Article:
Woulda shoulda coulda.

In the absence of a time-machine, what could NY (and other local governments) do? They could do some helicopter money (say, prepaid SNAP cards for everyone in the city). They could guarantee retroactive benefits for when you DO get through.

The cruelty and anxiety of the system is all about uncertainty: "Will I get benefits? Before my money runs out?"

Anything that increased that certainty would make the overstretched system work – for claimants and for the doubtlessly miserable workers.

Here's a list of the measures the state is taking to improve the situation:

Realtime wildcat strike map (permalink)

Payday Report's maintaining an interactive map of wildcat strikes across the USA (45 in just the past month!). These include formal strikes, sickouts, etc.

Many strikes as missing from the report, because they took place in cities with NO labor reporters. Some union leaders try to keep it quiet out of fear of retaliation.

Also workers have such enormous leverage over their employers (because it's incredibly hard to source and train replacements during the pandemic) that many of these actions are settled (in the workers' favor!) in HOURS.

501 Developer Manifesto (permalink)

The 501 Developer Manifesto was named after a pejorative term: a "501 developer" is a technologist who is out the door at 5:01PM, rather than opting to work long, unpaid overtime hours.

We are proud to say that we value:

  • Our families over the commercial goals of business owners
  • Free time over free snacks
  • Living our lives over maintaining our personal brands [love this one!]
  • Sustainable pace over muscle-man heroics
  • Personal creative projects over commercial products the world doesn't need
  • Having money for stuff over getting free swag and work overtime

Privacy Redirect (permalink)

Privacy Redirect is a browser extension that intercepts links to surveilling websites and redirects them to alternative services that ad-block or don't practice surveillance like Nitter, Invidious, Bibliogram & OpenStreetMap.

Very excited about Nitter redirects! It's an alternative, free/open front-end to Twitter that ad- and tracker-blocks. Here's my Nitter feed:

That's very timely, as Twitter has just unilaterally obliterated all its users' privacy choices, announcing the change with a dialog box whose only button is "OK." What if it's not OK?

This day in history (permalink)

#15yrsago HOWTO de-obfuscate proprietary Sony Network Walkman files

#10yrsago HOWTO Make a Dalek Egg

#5yrsago EFF busts podcasting patent, invalidating key claims at Patent Office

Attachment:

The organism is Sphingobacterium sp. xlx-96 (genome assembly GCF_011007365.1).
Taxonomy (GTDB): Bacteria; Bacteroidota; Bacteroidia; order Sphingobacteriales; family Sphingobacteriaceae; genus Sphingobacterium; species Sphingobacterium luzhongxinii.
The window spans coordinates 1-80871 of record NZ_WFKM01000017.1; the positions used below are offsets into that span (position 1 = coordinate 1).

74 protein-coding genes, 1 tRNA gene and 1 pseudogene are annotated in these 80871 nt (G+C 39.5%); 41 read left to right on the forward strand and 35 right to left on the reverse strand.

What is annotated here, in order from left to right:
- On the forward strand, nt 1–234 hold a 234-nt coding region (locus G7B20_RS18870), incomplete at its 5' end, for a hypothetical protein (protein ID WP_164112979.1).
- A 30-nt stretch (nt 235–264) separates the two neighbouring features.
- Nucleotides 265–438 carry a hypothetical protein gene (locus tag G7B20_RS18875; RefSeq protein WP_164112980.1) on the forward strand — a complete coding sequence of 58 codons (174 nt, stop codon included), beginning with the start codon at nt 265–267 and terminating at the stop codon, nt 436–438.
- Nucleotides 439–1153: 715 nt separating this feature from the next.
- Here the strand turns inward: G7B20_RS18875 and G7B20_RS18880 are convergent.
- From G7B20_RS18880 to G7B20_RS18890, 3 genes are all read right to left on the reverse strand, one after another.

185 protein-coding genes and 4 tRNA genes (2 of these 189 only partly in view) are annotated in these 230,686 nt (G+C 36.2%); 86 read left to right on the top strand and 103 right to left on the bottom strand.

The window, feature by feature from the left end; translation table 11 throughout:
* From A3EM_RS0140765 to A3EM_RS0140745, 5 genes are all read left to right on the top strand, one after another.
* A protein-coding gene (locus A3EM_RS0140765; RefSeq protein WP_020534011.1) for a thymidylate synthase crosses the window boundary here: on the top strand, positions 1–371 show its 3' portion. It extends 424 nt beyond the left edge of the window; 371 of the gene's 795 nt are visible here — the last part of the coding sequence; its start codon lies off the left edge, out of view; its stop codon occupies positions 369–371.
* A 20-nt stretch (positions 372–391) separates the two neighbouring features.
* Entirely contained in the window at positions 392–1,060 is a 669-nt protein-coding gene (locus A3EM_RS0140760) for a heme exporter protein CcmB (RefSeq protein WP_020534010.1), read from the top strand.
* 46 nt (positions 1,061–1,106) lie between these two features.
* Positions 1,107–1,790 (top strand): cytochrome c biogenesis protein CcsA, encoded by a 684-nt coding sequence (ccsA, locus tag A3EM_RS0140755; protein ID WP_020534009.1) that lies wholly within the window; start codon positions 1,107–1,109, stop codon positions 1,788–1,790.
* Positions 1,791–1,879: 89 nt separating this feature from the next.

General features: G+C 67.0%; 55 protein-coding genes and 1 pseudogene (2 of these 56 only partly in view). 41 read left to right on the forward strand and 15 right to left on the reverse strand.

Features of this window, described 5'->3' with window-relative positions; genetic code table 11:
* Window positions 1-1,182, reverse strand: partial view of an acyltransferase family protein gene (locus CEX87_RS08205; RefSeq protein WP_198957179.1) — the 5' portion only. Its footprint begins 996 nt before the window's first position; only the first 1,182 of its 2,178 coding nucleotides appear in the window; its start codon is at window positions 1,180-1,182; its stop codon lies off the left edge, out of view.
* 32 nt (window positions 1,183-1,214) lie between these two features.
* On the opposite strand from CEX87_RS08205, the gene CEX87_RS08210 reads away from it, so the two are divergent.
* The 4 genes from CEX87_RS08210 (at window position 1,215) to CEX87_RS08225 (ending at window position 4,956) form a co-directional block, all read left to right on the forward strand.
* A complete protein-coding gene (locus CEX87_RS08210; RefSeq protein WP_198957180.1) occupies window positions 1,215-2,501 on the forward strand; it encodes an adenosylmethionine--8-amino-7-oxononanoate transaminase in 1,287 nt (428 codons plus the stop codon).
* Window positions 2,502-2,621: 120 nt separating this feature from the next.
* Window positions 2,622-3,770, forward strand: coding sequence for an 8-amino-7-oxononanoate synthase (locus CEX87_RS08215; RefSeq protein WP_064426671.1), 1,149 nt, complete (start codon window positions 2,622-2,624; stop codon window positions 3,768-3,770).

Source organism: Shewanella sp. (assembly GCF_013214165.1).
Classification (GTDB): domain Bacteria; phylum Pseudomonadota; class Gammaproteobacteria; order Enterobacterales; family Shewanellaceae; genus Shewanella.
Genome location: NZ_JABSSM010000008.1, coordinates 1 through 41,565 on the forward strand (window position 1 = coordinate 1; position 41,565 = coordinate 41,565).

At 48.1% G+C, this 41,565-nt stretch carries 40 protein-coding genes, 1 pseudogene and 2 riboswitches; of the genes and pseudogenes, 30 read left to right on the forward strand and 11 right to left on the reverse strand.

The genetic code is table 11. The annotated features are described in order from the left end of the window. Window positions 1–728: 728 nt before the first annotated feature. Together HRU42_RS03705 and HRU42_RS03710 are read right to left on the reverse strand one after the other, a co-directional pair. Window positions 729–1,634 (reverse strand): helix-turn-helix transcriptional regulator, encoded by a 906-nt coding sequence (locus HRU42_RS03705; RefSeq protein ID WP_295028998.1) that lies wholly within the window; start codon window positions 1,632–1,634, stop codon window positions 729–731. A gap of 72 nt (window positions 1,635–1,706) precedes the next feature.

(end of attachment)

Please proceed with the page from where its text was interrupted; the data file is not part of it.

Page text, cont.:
#1yrago Chicago is demanding that children on bail wear private-sector ankle-cuffs with mics that can record them without their consent

#1yrago What the rest of the world doesn't know about Chinese AI

#1yrago Victory! House of Reps passes legislation to restore Net Neutrality

#1yrago Foxconn's inconsistent, chaotic behavior in Wisconsin looks awfully grifty

#1yrago Security keys are "transformative" and "revolutionary" for information security

Colophon (permalink)

Today's top sources: François Garillot (, Althea Kontis (, Naked Capitalism (, Fresh Fruit for Rotting Vegetables (, Strypey (

Currently writing: My next novel, "The Lost Cause," a post-GND novel about truth and reconciliation

Currently reading: I'm getting really into Anna Weiner's memoir about tech, "Uncanny Valley" and Jo Walton's forthcoming novel "Or What You Will."

Latest podcast: The Jubilee: Fill Your Boots

Upcoming appearances:

Upcoming books: "Poesy the Monster Slayer" (Jul 2020), a picture book about monsters, bedtime, gender, and kicking ass. Pre-order here:

(we're having a launch for it in Burbank on July 11 at Dark Delicacies and you can get me AND Poesy to sign it and Dark Del will ship it to the monster kids in your life in time for the release date).

"Attack Surface": The third Little Brother book, Oct 20, 2020.

"Little Brother/Homeland": A reissue omnibus edition with a new introduction by Edward Snowden:

This work licensed under a Creative Commons Attribution 4.0 license. That means you can use it any way you like, including commerically, provided that you attribute it to me, Cory Doctorow, and include a link to

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When life gives you SARS, you make sarsaparilla -Joey "Accordion Guy" DeVilla